Pesticides in Bird Seed? Scotts Miracle-Gro Fined $12.5 Million

Pesticides in Bird Seed? Scotts Miracle-Gro Fined $12.5 Million

Catherine Griffin
Published: 09/14/2012

A cardinal perches at a bird feeder. Photo: Zane Hollingsworth / CC BY-NC 2.0

Birds are singing a happy tune after a doleful disaster. Last Friday, Scotts Miracle-Gro, the company best known for greening lawns across America, was fined $12.5 million for violating the EPA’s pesticide laws: The company illegally applied insecticides to its wild bird food products—insecticides, it turns out, that are toxic to birds. It also falsified pesticide registration documents and distributed pesticides with misleading and unapproved labels.

The chemicals that laced the bird food—Actellic 5E and Storcide II—were apparently used to ward off insects during storage. This use, however, is prohibited by the EPA. From 2005 to 2008, the company sold more than 70 million units of the bird food, branded as Morning Song and Country Pride. Scotts eventually recalled the products in March 2008.

“Scotts’ behavior was outrageous, and they’ll pay with consumers’ trust. This strong action by the Environmental Protection Agency and Department of Justice is very important: It says that if companies harm birds or people, they will have to pay for the damage they cause,” said Audubon President and CEO David Yarnold, in a press release.

“Millions of Americans—my own family included—enjoy feeding birds in our yards and communities, and we should be able to do so without fear. In fact, by providing food, water and shelter and by reducing or eliminating pesticides and gardening with native plants, we can help birds and our communities thrive.”

The company acknowledges its negligence. “We have learned a lot from these unfortunate events,” wrote Jim Hagedorn, Chairman and CEO of the Scotts Miracle-Gro Company in a letter to the public. “New people and processes have been put in place to prevent them from happening again.”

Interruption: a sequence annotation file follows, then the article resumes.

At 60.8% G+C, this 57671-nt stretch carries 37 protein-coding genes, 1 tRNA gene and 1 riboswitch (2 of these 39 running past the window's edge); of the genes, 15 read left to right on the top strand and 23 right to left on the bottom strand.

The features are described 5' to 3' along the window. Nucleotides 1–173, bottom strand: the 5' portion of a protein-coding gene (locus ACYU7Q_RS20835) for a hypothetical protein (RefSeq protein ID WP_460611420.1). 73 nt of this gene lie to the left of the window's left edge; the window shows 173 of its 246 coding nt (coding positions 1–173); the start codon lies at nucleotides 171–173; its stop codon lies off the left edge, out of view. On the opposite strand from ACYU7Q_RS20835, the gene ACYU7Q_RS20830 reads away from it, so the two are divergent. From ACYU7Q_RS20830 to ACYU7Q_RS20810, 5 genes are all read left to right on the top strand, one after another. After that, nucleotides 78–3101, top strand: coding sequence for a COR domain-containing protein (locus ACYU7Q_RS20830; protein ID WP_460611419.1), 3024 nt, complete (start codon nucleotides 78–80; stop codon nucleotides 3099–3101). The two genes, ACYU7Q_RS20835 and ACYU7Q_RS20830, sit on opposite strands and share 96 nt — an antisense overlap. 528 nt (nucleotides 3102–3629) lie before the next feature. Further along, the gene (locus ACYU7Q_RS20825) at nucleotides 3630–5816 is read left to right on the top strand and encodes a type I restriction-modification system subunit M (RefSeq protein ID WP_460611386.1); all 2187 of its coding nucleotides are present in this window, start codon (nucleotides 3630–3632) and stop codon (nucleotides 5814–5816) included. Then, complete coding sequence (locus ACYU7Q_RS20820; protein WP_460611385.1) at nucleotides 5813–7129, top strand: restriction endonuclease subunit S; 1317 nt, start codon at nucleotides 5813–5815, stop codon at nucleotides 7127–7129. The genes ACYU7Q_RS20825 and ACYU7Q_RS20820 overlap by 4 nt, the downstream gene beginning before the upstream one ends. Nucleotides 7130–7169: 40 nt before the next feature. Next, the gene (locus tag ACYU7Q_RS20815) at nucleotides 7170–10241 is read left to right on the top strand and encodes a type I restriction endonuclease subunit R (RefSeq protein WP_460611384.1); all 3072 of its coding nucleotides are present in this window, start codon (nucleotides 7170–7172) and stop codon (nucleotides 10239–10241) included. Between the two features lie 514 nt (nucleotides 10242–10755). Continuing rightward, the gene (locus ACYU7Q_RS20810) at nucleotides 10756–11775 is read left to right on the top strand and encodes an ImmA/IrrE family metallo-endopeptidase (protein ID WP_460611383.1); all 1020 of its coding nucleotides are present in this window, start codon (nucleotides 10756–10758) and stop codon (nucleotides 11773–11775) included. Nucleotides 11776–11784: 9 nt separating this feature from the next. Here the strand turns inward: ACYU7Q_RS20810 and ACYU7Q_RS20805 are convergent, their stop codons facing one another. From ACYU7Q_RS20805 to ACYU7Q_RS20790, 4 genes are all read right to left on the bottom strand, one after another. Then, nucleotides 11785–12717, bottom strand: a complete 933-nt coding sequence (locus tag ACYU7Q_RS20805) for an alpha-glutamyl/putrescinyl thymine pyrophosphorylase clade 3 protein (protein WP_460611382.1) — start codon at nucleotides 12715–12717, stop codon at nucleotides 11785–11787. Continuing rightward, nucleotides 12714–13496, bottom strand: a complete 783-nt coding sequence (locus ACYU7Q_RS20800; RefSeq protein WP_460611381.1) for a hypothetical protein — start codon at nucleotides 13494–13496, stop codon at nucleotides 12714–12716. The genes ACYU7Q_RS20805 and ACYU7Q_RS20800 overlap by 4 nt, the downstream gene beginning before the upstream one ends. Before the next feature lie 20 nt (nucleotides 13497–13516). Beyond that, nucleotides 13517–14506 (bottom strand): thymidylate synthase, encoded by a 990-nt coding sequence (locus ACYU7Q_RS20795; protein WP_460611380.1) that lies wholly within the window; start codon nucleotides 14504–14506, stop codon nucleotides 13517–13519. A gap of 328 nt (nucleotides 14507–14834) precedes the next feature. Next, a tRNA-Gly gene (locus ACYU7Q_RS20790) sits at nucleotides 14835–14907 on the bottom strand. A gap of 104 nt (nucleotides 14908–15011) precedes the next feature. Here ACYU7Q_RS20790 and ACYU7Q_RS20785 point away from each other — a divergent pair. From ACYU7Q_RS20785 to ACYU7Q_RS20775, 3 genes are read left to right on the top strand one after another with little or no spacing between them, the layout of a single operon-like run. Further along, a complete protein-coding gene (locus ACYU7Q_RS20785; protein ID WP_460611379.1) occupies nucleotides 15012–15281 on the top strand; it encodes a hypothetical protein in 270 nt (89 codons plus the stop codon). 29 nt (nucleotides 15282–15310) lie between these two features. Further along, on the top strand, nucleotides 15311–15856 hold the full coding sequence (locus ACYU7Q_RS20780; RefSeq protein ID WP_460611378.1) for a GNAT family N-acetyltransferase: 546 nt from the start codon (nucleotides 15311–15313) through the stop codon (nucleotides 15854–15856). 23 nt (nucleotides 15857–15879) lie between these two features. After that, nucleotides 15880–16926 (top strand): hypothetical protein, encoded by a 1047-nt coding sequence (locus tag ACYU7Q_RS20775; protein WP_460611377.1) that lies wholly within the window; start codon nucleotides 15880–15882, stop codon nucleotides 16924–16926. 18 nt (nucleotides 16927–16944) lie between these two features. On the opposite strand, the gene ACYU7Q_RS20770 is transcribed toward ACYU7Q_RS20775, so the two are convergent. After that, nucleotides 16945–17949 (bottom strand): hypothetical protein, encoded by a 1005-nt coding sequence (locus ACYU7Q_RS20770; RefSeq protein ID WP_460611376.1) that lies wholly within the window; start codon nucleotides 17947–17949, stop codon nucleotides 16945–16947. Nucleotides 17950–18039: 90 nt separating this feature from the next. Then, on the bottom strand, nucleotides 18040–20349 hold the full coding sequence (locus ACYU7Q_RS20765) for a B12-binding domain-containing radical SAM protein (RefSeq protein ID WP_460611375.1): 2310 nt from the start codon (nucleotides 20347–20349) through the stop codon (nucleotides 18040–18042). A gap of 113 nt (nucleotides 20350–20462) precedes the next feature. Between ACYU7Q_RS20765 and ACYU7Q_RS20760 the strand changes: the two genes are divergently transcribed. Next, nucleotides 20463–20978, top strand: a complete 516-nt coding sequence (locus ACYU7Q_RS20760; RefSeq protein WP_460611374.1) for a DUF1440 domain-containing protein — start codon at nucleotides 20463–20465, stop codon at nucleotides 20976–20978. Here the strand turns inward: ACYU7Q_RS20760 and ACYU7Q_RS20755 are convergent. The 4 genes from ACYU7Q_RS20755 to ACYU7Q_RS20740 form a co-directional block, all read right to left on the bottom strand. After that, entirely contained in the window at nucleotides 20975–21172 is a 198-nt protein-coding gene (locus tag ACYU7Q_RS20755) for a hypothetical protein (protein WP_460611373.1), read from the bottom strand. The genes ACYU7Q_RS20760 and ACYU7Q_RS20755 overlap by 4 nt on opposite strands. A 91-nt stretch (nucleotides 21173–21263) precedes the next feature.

In the letter, Hagedorn also addressed the falsified pesticide registration, which was conducted by a an associate no longer with the company.

“The former associate in question has acknowledged that she acted alone and has pleaded guilty in federal court to federal crimes related to these actions,” he wrote.

On the other hand, Hagedorn doesn’t have any excuses for the bird food disaster. He admitted that the company took full responsibility for the pesticides in the food that led to a voluntary recall of the products.

As part of the agreement, Scotts Miracle-Gro will pay a $4 million criminal fine, a $6 million civil penalty, and will complete environmental projects valued at $2 million to acquire, restore, and protect 300 acres of land to prevent runoff of agricultural chemicals into nearby waterways.

In addition, the company plans to contribute $500,000 to organizations that protect bird habitat. After scouring the state, the company decided on five that will reap the benefits, including Ohio Audubon’s Important Bird Area Program, which will receive $100,000.

“We had no idea it was Scotts when they first put out feelers,” said Christie Vargo, the director at Grange Insurance Audubon Center in Ohio, when she described the initial contact that she had with the company’s attorney.

Ohio Audubon plans to discuss Important Bird Areas (IBAs) with the community and spend the money on protecting critical habitat.

“We are looking at IBAs that might have potential for a global status and also IBAs that are particularly vulnerable that really might have a chance of making a difference,” said Vargo. “We’re really looking to chapters and members of the community to develop conservation plans and implement those and reinvigorate the monitoring of those IBAs.”

Tragically, these seeds of hope have sprung from poison.